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Back Seat Passengers in North Carolina Still Need to Wear Seat Belts

Family in car wearing seat belts

A recent report says more than 800 people who died in car accidents in 2018 were back seat passengers who were not wearing seat belts. Half of those accident victims could have survived the crashes by buckling up, the Governors Highway Safety Association (GHSA) says.

The GHSA report, entitled “Rear Seat Belt Use: Little Change in Four Years, Much More to Do,” is a follow-up to a 2015 report that said a lower percentage of rear seat passengers wear seat belts compared to front seat occupants. In vehicles involved in fatal crashes, only 60% of rear seat passengers were belted, the researchers said.

The GHSA called on states to enforce rear seat belt use laws and to promote belt use in both rear and front seats.

Seat belt use among rear seat passengers is 14 percentage points lower than in the front seat, the GHSA says. Rear seat belt use is lower in for-hire vehicles – taxis, Lyft, Uber – than in private vehicles, and trips in for-hire vehicles are increasing.

In North Carolina in 2017-2018, there were 506 rear seat occupants age 8 or older in fatal car accidents, and 62.2% of them were wearing seat belts. Across the U.S., the percentage was 64.4%.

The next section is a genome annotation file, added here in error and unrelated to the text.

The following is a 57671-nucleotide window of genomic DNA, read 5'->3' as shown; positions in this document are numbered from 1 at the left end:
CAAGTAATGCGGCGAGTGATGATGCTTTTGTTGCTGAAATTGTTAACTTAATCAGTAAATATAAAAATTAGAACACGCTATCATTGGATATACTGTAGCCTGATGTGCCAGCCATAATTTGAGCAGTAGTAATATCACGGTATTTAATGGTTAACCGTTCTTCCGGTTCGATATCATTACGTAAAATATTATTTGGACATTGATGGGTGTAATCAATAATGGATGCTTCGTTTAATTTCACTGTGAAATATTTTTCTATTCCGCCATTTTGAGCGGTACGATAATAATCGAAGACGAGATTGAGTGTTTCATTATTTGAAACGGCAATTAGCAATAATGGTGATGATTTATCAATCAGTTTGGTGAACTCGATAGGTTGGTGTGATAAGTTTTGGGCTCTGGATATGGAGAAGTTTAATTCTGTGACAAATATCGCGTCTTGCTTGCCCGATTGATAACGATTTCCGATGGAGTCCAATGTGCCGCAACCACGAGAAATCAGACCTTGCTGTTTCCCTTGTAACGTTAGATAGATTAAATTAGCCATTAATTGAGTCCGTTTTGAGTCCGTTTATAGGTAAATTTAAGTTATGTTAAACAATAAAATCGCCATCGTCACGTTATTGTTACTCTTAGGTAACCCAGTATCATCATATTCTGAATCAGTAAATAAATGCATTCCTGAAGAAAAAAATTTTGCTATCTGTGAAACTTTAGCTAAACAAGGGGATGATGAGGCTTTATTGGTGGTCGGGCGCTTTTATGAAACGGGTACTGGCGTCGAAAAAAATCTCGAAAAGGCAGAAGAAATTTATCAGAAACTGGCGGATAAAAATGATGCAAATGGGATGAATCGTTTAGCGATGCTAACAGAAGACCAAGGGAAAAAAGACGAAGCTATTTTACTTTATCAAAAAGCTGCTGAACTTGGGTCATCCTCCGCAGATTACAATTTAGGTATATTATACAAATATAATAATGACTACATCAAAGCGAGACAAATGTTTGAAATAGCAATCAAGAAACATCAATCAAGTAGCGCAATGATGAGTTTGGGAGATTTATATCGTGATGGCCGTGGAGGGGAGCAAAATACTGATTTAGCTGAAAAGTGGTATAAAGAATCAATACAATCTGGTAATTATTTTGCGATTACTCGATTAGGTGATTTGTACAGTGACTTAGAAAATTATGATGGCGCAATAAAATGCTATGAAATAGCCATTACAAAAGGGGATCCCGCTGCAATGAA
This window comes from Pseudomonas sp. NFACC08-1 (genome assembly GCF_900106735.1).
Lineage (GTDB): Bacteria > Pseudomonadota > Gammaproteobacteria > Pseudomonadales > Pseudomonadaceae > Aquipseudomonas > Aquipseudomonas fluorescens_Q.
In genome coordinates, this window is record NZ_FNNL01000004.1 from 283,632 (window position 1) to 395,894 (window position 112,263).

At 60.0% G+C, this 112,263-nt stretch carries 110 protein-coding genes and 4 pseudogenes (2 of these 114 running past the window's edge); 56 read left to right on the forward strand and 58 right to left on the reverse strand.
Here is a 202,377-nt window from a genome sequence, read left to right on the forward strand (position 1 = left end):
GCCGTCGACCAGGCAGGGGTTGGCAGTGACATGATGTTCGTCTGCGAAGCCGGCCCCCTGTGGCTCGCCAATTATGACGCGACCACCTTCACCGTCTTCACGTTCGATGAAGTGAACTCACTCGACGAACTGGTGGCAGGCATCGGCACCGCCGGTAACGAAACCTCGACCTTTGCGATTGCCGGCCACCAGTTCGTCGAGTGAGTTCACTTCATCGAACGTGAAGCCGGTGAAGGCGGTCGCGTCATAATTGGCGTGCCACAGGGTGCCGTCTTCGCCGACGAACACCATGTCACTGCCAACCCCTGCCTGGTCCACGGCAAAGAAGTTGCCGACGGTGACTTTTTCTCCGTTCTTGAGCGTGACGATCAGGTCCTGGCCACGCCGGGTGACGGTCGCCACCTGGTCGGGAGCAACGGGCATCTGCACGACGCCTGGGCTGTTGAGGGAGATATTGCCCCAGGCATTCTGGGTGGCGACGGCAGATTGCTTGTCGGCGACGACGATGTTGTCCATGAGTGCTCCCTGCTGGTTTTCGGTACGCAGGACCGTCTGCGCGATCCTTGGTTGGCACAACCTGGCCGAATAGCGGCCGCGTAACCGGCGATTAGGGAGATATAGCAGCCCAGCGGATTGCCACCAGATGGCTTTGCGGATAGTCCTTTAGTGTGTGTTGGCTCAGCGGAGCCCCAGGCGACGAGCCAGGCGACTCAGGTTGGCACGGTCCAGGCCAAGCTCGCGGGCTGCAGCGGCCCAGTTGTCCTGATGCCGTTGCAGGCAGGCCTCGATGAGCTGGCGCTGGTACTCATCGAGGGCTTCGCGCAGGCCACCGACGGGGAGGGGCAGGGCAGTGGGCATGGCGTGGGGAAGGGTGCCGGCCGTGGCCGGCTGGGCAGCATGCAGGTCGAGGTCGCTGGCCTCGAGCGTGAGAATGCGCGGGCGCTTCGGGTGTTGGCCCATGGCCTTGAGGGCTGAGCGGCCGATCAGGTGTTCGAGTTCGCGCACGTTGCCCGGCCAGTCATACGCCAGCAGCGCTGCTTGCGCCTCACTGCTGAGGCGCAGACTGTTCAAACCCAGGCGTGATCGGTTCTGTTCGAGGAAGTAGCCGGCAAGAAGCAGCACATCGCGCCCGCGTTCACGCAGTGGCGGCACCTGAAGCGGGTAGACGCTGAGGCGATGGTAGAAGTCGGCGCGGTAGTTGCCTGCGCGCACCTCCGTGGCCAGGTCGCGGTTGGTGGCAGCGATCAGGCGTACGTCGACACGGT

North Carolina Law Requires Seat Belts for All Passengers

North Carolina addresses back-seat seat belts by law in G.S. 20-135.2A. When the N.C. law was enacted in 1985, the statute required front seat passengers to wear seat belts. Those old enough will remember a big public relations campaign to publicize the new law.

However, less attention was given to the 2006 amendment to the law, which requires that each occupant of a motor vehicle manufactured with seat belts have a seat belt properly fastened about his or her body when the vehicle is in forward motion on a street or highway.

A separate statute, G.S. 20-137.1, requires that drivers with passengers younger than 16 years old ensure that such passengers are secured in a seat belt or child passenger restraint system (child’s car seat).

A post by the UNC School of Government’s North Carolina Criminal Law blog points out that a handful of exceptions to the seat-belts-for-all-occupants requirement are listed in G.S. 20-135.2A(c). The exceptions include people with medical or physical conditions that make restraint a problem, rural letter carriers, people in the back of RVs, and others.

But the amended law also makes not wearing a seat belt in the back seat of a vehicle a secondary offense. This means, if a police officer somehow saw that back seat occupants were not wearing seat belts, he would not have cause to stop the car. If the officer saw that a front seat occupant was not belted, that is a primary offense, so he could stop the vehicle and issue tickets for each occupant.

North Carolina is one of 11 states that treats not wearing a seat belt in the back seat as a secondary offense. The GHSA recommends that all states pass seat belt laws making failure to buckle up a primary offense and that states publicize the benefits of buckling up in every seat position.

Seat Belt Violation Penalties in North Carolina